Paying Tribute at the National Museum of Chernobyl
On the 26th of April 1986 the worst nuclear and environmental accident ever to take place occurred in Chernobyl in the Kyiv Oblast of Ukraine. Chernobyl and the Chernobyl Nuclear Power Plant are situated close to the borders of three countries, that being Belarus, Ukraine and Russia. Near the Power Plant is the city of Pripyat and Chernobyl, a rural village where workers lived.
When you first visit the National Museum of Chernobyl you are immediately taken back to this well-known site. An incredible job has been done to give you the true Chornobyl experience without you having to take a step onto the uninhabited property. Over seven thousand exhibits are on show in five different halls helping visitors to understand what happened that day. Some of these exhibits contain items that originate within the Power Plant as well as items that come from people who died in the disaster. Maps, secret documents, photos and items from homes give you a better understanding of the lives people led here in Chernobyl.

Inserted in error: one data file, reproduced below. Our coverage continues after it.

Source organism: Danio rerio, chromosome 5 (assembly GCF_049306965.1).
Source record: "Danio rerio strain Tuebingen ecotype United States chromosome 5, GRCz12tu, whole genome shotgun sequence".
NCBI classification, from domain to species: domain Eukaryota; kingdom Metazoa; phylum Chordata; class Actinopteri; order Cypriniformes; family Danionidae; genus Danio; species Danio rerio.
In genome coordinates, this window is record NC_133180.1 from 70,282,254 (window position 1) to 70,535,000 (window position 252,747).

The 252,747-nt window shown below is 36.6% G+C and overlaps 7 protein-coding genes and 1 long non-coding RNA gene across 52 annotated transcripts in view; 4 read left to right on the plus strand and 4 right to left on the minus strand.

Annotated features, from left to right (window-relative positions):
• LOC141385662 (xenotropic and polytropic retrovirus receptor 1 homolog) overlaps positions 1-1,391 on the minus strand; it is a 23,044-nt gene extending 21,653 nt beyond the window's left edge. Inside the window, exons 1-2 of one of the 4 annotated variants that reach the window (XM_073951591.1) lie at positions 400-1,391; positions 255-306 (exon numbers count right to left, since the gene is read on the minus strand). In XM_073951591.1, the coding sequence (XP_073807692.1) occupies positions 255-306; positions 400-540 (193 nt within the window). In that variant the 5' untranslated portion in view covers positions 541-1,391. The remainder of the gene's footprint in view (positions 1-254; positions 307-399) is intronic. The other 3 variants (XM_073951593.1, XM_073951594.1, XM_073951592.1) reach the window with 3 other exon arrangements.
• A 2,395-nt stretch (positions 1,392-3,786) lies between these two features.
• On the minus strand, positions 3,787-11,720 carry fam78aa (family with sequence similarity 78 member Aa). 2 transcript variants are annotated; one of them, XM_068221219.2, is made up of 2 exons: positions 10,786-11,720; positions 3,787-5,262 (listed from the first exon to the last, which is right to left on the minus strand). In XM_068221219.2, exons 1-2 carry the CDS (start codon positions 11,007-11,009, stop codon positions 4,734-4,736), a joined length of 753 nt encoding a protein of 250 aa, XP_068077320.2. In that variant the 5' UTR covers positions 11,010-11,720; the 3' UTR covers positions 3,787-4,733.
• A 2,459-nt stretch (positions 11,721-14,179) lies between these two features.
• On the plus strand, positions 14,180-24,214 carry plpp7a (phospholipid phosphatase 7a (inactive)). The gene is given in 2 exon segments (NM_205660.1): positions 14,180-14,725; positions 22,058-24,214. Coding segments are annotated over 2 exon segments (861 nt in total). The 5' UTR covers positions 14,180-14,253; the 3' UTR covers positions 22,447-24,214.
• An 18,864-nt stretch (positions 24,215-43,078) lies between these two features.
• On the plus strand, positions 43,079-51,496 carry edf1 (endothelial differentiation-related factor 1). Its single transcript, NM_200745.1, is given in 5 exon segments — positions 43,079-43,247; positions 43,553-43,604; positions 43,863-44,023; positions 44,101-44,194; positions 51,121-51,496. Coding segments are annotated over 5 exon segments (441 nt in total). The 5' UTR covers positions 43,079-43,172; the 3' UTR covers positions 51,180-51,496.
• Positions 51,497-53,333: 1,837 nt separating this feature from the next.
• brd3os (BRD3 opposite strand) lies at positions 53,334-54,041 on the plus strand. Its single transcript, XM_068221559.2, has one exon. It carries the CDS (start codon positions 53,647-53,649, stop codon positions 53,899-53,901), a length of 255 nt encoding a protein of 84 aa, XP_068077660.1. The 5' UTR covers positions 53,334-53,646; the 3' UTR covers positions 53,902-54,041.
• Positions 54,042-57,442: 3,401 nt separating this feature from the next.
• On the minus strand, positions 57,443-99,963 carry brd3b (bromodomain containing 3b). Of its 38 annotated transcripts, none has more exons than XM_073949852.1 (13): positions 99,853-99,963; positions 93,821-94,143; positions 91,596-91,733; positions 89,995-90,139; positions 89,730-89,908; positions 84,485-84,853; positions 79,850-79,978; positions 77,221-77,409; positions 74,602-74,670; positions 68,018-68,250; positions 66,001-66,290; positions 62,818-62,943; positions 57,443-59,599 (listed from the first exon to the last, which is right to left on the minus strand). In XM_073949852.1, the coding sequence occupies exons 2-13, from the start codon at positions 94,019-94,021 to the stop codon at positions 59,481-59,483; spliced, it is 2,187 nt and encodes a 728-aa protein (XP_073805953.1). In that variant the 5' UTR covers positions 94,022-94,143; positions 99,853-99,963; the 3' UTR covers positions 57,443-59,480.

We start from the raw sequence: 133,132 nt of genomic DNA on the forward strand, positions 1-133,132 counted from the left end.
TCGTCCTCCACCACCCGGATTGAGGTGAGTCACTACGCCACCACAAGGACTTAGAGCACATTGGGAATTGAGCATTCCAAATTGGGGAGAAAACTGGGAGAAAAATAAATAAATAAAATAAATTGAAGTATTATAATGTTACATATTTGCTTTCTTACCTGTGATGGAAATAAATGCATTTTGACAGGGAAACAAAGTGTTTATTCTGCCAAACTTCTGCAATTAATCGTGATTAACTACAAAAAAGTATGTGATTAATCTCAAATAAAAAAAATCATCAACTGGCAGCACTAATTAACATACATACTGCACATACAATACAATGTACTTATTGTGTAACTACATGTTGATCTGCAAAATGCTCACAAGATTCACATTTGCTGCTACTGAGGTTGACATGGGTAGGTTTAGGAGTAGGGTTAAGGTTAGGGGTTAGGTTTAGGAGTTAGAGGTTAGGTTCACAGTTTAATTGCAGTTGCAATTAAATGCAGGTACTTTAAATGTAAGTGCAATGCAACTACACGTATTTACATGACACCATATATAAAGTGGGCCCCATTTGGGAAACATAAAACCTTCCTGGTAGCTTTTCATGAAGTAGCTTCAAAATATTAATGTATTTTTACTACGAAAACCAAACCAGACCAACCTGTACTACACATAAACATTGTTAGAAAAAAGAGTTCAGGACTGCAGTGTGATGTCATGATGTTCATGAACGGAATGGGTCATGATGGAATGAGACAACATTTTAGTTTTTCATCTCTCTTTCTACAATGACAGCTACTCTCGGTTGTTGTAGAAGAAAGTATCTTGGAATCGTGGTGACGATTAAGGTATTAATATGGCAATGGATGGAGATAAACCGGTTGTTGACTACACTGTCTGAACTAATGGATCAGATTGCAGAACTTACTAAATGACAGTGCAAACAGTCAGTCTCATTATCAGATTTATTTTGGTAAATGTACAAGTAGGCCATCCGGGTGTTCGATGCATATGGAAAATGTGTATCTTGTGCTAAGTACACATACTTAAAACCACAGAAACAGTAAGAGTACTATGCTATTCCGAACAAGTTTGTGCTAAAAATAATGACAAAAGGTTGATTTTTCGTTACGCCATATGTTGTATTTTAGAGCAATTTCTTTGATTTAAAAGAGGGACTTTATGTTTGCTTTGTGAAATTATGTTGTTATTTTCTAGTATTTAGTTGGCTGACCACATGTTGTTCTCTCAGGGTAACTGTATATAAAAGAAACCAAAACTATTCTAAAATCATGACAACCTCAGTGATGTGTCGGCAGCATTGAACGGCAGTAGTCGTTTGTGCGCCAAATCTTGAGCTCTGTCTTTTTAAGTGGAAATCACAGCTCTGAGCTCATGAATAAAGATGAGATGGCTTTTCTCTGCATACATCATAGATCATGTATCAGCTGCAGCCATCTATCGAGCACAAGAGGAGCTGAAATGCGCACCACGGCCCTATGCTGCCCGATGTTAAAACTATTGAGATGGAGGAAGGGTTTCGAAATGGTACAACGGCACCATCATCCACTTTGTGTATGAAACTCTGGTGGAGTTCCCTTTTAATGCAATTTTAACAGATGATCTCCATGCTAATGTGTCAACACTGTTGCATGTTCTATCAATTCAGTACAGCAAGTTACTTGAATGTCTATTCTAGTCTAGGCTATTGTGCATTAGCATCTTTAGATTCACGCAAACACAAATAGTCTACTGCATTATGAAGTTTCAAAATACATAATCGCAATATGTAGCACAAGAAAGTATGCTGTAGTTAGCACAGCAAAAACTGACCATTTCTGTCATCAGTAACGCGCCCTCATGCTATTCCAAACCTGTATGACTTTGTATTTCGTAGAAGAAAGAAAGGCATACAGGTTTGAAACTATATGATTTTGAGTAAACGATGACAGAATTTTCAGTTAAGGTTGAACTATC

When you first enter into the museum you are welcomed with original road signs from Chernobyl and other towns that were situated near to the accident site. These signs lead you all the way up the stairs to the main auditorium where attendants will meet you and show you around. You might want to watch out for some of the exhibits if you are bringing children, as they are very life like and can be a little frightening.
Two of the highlights that you must remind your attendant to show you is, firstly, the video, which gives you background information into what really happened before, during and after the disaster. The second highlight is the diorama or the three-dimensional scene replicating the end result of the disaster almost true to life. When you are finished looking at all the exhibits at the Chernobyl Museum, the exit out of the building has similar signs as when you came in but this time they are crossed out showing that you are leaving.